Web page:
After a four-year wait which felt like it spanned multiple decades, we finally have the full gauntlet of allegations the NCAA is levying against the University of North Carolina. The allegations were made public by the school on Thursday, and UNC now has until Aug. 20 to file a formal response.
The trend of everyone having to re-learn the major bullet points from this story every time something major happens (once every 5-8 months) will continue through at least the summer of 2015. If anyone is even willing to partake in that endeavor by then.
Thursday's news has officially penned the writing we should have been reading on the wall for the past four years: UNC men's basketball is not going to get hammered by the NCAA. Roy Williams isn't going anywhere, and neither are the Tar Heels' 2005 and 2009 national championship banners. The only major punishment that remains in play is a postseason ban for the potential 2015-16 preseason No. 1 Heels, and that news would elicit some not-so-mild shock at this point.
The NCAA's 59-page NOA (featuring a 732-page list of exhibits) is predictably dense and sheds little light as to what exact punishments may soon be tossed in the direction of Chapel Hill. You're more than welcome to read through it all yourself, but what isn't in the NOA is far more important than anything you'll see during that six-hour(?) adventure.
Even though "academic" and "fraud" have combined to be the headlining two-word phrase of this "scandal," the NCAA declined to investigate the allegation that over a span of 18 years, 3,100 students (47 percent of which were athletes) at UNC took advantage of African-American Studies courses. Those courses, according to the allegations, allowed the students to receive quality grades without having to show up for class, turn in papers or take tests.
The reason? This was a scam that all students benefited from, not just the athletes enrolled in the classes. There was also significant evidence that the students enrolled in these classes at least had to turn in something before being awarded a grade. Regardless of what the content of the turned in paper was, the fact that actual work had to be done makes it extremely difficult to prove academic fraud, and thus, the NCAA chose not to head down that road. So instead of academic fraud, the NCAA has chosen to describe what took place as "impermissible benefits to student-athletes that were not generally available to the student body."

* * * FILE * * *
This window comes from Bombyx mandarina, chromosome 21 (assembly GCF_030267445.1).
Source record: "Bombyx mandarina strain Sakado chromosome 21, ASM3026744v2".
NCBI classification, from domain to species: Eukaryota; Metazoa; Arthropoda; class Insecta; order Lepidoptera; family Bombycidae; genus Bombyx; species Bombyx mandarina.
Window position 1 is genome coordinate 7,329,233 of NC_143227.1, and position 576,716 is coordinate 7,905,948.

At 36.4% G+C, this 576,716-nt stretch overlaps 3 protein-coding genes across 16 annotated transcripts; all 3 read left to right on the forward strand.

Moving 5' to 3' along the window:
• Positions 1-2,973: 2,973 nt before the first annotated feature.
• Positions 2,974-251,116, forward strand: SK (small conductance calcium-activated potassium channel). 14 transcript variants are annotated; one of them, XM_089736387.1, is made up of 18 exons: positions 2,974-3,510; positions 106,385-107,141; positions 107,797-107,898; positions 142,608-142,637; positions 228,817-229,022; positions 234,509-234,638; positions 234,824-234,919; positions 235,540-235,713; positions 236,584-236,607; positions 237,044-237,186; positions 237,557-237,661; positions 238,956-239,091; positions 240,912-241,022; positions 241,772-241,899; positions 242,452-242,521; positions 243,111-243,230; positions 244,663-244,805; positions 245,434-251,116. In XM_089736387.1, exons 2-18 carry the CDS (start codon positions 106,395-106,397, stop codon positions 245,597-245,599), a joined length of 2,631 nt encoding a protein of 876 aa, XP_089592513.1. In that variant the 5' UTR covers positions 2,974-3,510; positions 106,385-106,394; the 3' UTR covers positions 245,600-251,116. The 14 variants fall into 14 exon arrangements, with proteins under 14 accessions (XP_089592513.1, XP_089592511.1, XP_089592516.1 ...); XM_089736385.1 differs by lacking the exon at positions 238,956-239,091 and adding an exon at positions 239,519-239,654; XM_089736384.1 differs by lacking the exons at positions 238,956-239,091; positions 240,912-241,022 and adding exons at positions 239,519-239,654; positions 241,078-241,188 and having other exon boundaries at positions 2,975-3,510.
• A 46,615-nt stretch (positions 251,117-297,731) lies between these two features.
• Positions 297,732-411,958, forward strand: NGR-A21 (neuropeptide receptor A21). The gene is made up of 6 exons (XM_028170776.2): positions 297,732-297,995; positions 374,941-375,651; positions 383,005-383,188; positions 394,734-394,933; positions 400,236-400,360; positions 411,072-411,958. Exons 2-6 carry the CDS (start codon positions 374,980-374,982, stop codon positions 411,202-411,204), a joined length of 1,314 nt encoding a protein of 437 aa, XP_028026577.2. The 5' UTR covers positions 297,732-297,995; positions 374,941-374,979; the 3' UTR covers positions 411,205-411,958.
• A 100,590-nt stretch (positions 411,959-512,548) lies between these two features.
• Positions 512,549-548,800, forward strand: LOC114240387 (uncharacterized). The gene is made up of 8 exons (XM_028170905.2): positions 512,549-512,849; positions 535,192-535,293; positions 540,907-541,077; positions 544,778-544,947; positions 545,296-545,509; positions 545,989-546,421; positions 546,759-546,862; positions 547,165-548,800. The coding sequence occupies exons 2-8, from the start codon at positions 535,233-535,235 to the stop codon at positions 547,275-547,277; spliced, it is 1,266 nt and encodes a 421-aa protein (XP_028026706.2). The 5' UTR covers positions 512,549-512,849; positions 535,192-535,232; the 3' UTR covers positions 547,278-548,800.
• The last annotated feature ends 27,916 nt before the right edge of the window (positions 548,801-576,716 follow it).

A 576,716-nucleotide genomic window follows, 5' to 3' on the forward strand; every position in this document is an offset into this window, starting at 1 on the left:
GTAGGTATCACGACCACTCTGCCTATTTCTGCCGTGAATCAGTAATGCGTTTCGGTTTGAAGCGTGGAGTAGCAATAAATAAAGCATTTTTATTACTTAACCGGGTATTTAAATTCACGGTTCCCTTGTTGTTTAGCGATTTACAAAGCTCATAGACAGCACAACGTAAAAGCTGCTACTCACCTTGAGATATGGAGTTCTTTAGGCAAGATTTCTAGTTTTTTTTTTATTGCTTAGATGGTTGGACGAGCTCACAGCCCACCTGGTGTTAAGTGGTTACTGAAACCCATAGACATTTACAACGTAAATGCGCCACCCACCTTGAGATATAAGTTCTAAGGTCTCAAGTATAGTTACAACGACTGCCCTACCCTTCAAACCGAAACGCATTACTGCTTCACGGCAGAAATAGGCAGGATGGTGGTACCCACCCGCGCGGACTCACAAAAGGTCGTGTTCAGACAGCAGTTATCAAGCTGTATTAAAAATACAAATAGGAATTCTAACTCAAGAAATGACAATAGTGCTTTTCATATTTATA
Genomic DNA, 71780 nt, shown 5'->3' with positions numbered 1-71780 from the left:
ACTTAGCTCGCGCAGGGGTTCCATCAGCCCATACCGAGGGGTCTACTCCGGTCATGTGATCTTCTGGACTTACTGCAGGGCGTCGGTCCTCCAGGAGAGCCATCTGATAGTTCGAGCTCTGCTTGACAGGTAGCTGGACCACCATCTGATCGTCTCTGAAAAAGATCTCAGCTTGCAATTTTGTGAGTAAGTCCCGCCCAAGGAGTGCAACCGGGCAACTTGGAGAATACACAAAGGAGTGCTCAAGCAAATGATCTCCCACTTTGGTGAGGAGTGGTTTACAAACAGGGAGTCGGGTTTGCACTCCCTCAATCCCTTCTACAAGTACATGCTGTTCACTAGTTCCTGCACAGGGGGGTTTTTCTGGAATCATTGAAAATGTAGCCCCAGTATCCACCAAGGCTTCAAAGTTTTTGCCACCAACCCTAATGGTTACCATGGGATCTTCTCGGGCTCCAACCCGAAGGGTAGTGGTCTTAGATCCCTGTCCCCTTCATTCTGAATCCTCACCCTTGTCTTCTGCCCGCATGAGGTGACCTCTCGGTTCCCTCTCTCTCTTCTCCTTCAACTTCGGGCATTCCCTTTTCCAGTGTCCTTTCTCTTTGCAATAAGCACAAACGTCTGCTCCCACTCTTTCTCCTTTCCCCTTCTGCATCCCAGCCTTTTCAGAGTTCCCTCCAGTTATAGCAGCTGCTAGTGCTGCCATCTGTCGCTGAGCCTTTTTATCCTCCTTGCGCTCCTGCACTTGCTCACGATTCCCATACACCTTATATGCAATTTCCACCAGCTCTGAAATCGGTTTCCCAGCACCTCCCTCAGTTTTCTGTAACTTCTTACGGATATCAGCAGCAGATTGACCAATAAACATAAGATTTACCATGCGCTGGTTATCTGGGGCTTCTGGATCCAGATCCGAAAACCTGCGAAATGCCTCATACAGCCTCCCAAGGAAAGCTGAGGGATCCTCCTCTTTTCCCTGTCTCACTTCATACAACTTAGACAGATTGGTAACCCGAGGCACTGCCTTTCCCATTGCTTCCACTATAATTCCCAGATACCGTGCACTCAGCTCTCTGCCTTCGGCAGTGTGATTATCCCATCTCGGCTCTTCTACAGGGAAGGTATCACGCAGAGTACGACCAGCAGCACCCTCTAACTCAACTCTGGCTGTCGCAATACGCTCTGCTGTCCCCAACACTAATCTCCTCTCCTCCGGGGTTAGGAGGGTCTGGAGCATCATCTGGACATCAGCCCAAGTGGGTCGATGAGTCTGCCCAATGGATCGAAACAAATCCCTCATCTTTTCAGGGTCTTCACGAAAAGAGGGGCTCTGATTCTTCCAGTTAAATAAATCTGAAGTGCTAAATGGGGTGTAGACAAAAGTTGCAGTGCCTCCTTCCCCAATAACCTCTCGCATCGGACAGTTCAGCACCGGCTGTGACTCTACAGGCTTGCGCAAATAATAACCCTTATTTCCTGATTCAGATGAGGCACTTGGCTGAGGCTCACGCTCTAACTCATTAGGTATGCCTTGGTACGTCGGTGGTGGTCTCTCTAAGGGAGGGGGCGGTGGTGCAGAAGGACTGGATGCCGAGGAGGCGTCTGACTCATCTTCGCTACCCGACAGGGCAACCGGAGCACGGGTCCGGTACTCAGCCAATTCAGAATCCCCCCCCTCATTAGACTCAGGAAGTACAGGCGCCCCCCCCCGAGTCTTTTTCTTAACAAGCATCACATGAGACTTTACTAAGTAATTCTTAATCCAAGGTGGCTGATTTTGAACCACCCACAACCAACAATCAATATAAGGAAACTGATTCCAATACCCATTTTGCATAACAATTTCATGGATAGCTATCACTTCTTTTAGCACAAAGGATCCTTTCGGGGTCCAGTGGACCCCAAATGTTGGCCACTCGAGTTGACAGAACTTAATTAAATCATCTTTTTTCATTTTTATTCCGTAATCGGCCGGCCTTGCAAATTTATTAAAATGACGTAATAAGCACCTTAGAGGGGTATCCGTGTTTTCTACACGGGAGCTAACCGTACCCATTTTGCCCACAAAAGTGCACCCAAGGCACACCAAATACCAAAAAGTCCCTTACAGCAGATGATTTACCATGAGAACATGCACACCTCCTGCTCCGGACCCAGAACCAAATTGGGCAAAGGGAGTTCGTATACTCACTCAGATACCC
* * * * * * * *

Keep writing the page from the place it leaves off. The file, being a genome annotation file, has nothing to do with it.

The other major takeaway from the NOA is that there is zero mention of any wrongdoing by any specific athlete or coach from the UNC men's basketball or football programs. The name Roy Williams appears just once in the entire document, and that's only as a mention that he was interviewed by the NCAA.
If the NCAA was going to go after North Carolina wins or titles, it would likely have needed to make accusations that one of the Tar Heel teams over the last 18 years was playing with a specific player or specific players who should have been ineligible. There is none of that in the NOA, and now, 24 hours later, UNC is reportedly close to finalizing a contract extension for Williams. It's hard to see that as a coincidence.
The NCAA's main charge is an extremely broad cry of "lack of institutional control." Without any bombshell accusations or specific players or occurrences laid out, it's difficult to foresee the exact punishments that UNC will be hit with ... but it's far less difficult to foresee what those punishments won't be.
The fact of the matter is that everyone outside of those who dislike North Carolina men's basketball seems to want those to go away as quietly as possible. And everyone else? They really don't care all that much.
But why? Why is one of the largest and most egregious academic scandals in the history of the NCAA not more of a draw? The answer is three-fold.
The Details Aren't Salacious Enough